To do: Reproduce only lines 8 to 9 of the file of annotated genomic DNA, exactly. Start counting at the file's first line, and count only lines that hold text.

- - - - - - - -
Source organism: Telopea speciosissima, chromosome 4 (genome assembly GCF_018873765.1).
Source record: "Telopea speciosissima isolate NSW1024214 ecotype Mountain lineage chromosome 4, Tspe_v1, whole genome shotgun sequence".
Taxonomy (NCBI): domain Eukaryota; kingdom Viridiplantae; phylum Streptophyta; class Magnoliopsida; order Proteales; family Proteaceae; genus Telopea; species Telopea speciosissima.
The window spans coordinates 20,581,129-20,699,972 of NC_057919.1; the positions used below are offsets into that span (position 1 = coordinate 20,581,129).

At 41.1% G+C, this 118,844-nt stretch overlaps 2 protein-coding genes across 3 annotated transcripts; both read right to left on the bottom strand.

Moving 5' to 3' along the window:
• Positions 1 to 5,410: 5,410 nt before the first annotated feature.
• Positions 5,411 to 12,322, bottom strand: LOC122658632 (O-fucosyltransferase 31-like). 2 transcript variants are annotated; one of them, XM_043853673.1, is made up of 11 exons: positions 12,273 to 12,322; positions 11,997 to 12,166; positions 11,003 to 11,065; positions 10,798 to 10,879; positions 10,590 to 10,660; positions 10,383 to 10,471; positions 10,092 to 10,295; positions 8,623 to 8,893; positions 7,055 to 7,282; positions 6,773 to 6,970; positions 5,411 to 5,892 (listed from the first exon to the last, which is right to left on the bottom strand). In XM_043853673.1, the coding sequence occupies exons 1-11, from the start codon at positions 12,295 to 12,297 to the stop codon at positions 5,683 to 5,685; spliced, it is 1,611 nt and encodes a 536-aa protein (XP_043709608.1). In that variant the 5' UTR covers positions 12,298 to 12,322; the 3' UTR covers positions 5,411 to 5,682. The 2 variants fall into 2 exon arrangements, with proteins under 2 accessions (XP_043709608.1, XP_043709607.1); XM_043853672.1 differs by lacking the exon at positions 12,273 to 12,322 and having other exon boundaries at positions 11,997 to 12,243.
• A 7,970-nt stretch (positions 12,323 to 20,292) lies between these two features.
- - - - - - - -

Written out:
• Positions 5,411 to 12,322, bottom strand: LOC122658632 (O-fucosyltransferase 31-like). 2 transcript variants are annotated; one of them, XM_043853673.1, is made up of 11 exons: positions 12,273 to 12,322; positions 11,997 to 12,166; positions 11,003 to 11,065; positions 10,798 to 10,879; positions 10,590 to 10,660; positions 10,383 to 10,471; positions 10,092 to 10,295; positions 8,623 to 8,893; positions 7,055 to 7,282; positions 6,773 to 6,970; positions 5,411 to 5,892 (listed from the first exon to the last, which is right to left on the bottom strand). In XM_043853673.1, the coding sequence occupies exons 1-11, from the start codon at positions 12,295 to 12,297 to the stop codon at positions 5,683 to 5,685; spliced, it is 1,611 nt and encodes a 536-aa protein (XP_043709608.1). In that variant the 5' UTR covers positions 12,298 to 12,322; the 3' UTR covers positions 5,411 to 5,682. The 2 variants fall into 2 exon arrangements, with proteins under 2 accessions (XP_043709608.1, XP_043709607.1); XM_043853672.1 differs by lacking the exon at positions 12,273 to 12,322 and having other exon boundaries at positions 11,997 to 12,243.
• A 7,970-nt stretch (positions 12,323 to 20,292) lies between these two features.